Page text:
Yes, it's the name of a fantastic Netflix series - but it's also something I can now casually drop into conversations because . . . I have an agent! It was a long road, but I am now represented by Megan Carroll at Watson, Little. I am so happy to have a partner in the next big step of this writing adventure: getting published!
I appreciated the many blog posts and resources out there that got me this far and, rather than add my own how-to into the mix, thought I'd recommend the resources that were most helpful to me while I was querying.
I AM in print: A U.K.-based organization that offers global support to writers who are looking to learn more about writing skills, getting an agent, and getting published. Their "Agent 121" sessions are invaluable; through them I gained insight into how to improve my query letter and opening chapters. Most agents offer at least one free 121 session per cycle for writers in financial need.
Jericho Writers: This U.K.-based writers' group offers free information (e.g., how to write a synopsis), as well as members-only resources, including "Agent Match" to help you find agents who are open to submissions in your genre. They also have virtual events and videos on writing, finding an agent, and pursuing both traditional and self publication, as well as Agent 121 sessions.
NaNoWriMo: This nonprofit organizes "National Novel Writing Month" each November. When a colleague told me about it many years ago, I thought it sounded absurd: how could someone write an entire novel in one month? Now, after participating for the past three years, I'm so glad I found it. It's an amazing way to get yourself to sit down and write; the editing comes later. They have pep talks from other writers to help motivate you year-round, as well as live and virtual events throughout November to keep you writing and connect you with a writing community.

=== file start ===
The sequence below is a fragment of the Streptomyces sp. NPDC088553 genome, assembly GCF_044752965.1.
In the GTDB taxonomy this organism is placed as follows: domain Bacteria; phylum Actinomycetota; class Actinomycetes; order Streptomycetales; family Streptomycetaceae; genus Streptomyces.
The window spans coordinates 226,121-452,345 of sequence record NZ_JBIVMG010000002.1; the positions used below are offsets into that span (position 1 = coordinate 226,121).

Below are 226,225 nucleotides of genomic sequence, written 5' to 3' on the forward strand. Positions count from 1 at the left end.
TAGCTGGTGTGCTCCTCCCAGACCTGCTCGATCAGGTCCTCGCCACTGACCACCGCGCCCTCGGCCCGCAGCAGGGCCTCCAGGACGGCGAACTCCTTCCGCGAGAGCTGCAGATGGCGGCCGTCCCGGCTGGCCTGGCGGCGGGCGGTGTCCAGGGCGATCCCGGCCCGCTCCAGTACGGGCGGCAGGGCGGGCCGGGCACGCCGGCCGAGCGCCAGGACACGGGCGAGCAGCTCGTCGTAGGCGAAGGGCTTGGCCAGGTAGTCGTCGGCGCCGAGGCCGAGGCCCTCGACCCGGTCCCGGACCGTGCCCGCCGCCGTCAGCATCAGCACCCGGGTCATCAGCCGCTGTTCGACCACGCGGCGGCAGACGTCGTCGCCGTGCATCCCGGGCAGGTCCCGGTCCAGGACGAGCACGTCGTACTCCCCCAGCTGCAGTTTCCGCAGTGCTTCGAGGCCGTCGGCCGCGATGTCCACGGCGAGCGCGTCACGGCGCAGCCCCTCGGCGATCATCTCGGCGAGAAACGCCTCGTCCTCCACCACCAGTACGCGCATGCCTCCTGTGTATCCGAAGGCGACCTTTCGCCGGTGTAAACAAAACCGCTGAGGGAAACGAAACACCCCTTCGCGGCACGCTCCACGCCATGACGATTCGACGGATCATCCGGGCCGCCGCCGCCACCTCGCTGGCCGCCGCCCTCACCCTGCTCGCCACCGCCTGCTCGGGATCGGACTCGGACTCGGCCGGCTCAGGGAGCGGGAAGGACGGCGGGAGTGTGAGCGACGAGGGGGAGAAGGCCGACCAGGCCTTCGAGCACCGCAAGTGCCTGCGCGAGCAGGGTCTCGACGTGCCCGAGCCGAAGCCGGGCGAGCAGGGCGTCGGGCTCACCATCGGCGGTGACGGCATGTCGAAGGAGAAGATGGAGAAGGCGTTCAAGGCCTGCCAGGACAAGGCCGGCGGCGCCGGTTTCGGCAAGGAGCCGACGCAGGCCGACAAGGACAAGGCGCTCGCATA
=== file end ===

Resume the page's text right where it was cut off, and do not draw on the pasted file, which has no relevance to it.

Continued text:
Writers' Blogs: I found helpful information from other writers who have navigated the process, including Katie Lattari (Dark Things I Adore), whose blog outlines "the path" from writing a book to getting published in a 6-part series of posts. I also appreciated posts from successful writers who were open about the challenges of getting where they are now. V.E. Schwab (The Invisible Life of Addie LaRue) wrote a great post a few years ago about the ups and downs of writing/publishing that was particularly inspiring.
As a final point, I'll admit that I started querying much too early, with a draft that just wasn't ready. I kept editing, kept seeking out feedback, kept querying, and eventually had a much stronger draft that helped me to find the right agent for me and my series. The process was hard and often dispiriting, but I kept at it. If you're querying right now, I encourage you to keep at it, too!